With open enrollment underway on the federal and state marketplaces, a new report from the federal government emphasizes that while some premiums will rise in 2016, coverage remains affordable for many.
The report, from the Department of Health and Human Services' Office of the Assistant Secretary for Planning and Evaluation, echoes recent statements from HHS that tout the money-saving potential of returning to the marketplace to shop for coverage. It notes that 8 in 10 current enrollees could find a lower-premium plan at the same metal level by shopping around.
It also emphasizes that with applicable advance premium tax credits, 72 percent of current marketplace enrollees can find a plan for $75 or less per month, and 78 percent can find one for $100 per month. A recent survey revealed many consumers say they can afford only $100 in premiums per month.
HHS has announced recently that the average premium for the Affordable Care Act's benchmark--or second-lowest-cost silver--plan, is set to rise 7.5 percent in 2016. In addition, according to PwC's Health Research Institute, premium increases among benchmark plans experienced a median annual change of about 4.4 percent over a three-year period, which the organization characterizes as a "modest" rise. For comparison, employer premiums have risen an average of 5 percent each year for the last decade.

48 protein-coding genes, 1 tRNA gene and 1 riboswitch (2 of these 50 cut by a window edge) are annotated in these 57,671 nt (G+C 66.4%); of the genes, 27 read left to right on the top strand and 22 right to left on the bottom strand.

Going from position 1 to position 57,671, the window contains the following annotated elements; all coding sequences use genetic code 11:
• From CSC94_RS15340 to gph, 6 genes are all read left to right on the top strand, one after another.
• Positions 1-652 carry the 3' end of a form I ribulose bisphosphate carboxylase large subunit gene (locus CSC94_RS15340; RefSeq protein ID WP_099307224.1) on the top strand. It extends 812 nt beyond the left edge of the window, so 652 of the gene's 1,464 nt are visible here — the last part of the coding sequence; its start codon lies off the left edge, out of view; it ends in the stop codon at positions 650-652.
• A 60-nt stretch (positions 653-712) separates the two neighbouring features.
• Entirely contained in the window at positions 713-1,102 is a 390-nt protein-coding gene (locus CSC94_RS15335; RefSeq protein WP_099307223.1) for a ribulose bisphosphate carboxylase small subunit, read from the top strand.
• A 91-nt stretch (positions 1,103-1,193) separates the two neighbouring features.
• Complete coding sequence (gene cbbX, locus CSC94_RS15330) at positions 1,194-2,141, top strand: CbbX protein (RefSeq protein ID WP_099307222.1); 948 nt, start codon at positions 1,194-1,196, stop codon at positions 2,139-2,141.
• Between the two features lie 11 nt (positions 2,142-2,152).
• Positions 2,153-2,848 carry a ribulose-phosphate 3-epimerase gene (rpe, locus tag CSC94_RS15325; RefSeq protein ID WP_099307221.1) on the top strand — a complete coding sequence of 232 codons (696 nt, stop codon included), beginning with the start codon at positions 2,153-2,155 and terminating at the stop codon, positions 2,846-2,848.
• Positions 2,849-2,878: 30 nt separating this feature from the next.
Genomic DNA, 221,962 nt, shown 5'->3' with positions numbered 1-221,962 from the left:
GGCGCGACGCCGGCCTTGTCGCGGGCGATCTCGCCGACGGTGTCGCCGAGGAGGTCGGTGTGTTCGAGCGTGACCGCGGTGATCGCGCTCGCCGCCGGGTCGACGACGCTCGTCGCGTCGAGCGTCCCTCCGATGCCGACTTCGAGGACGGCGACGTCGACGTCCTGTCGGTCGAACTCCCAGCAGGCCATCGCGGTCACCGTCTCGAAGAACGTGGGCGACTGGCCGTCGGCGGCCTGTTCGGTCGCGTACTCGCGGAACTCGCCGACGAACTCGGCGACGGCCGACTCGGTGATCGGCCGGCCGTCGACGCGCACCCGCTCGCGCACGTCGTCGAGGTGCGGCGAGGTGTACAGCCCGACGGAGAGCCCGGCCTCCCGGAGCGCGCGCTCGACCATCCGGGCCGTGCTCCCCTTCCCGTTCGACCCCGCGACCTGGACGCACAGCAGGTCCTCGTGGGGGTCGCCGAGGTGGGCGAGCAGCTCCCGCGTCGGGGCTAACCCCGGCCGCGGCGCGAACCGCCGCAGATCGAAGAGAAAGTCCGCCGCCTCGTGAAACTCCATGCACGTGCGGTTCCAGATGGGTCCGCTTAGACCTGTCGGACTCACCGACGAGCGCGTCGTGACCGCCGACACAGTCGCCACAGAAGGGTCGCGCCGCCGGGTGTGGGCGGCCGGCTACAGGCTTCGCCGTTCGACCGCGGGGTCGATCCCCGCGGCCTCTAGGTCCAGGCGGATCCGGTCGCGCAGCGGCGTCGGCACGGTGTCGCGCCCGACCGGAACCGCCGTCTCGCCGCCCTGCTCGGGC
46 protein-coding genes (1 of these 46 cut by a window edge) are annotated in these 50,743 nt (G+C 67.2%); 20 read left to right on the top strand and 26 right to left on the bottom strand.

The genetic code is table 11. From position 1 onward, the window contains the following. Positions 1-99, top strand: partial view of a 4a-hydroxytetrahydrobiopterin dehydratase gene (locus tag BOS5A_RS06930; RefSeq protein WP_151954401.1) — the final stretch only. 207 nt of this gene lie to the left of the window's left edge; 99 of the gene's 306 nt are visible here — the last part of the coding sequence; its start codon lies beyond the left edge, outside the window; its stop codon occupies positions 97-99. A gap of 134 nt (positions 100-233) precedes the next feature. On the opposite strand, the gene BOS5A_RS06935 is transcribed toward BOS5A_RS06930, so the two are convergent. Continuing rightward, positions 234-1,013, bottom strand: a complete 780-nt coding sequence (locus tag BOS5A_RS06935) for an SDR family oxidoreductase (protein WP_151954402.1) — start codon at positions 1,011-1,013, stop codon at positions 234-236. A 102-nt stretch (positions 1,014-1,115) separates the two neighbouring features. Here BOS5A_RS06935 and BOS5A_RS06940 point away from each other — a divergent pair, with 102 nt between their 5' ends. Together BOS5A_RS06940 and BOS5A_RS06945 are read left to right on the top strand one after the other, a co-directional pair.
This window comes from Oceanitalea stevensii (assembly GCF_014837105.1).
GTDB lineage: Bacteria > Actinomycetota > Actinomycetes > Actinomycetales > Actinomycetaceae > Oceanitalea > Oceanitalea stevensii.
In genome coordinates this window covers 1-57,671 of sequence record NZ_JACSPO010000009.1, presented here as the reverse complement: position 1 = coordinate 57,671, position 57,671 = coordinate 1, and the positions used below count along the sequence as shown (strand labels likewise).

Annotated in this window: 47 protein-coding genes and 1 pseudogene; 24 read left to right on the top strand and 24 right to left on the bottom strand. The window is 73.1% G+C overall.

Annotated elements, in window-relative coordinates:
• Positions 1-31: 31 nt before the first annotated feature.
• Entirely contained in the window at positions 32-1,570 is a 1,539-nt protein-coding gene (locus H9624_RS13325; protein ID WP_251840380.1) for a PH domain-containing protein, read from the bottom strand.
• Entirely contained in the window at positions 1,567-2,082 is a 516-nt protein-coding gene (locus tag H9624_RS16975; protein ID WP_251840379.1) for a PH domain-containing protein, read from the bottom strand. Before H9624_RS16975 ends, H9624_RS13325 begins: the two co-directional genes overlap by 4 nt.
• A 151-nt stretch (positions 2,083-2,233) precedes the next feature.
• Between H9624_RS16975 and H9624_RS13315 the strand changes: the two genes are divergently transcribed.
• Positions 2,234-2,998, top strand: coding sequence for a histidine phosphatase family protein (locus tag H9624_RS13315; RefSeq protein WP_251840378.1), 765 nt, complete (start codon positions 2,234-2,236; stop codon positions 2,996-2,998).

A new report from Avalere, meanwhile, finds that the average lowest-cost silver plan in states with a federal exchange increased by 13 percent from 2015 to 2016, compared to 3.2 percent from 2014 to 2015. Still, it notes that prices in the exchange market vary widely by geography.
What's more, "while premiums have increased dramatically in many markets, the vast majority of exchange enrollees receive premium subsidies that can protect them from these increased costs," Caroline Pearson, senior vice president, says in a summary of the findings.
HHS: Consumers who shop around save money
Average ACA plan premium will rise 7.5 percent in 2016
ACA exchange plans popular among low-income customers eligible for subsidies
Premium cost affordability survey reveals importance of insurance subsidies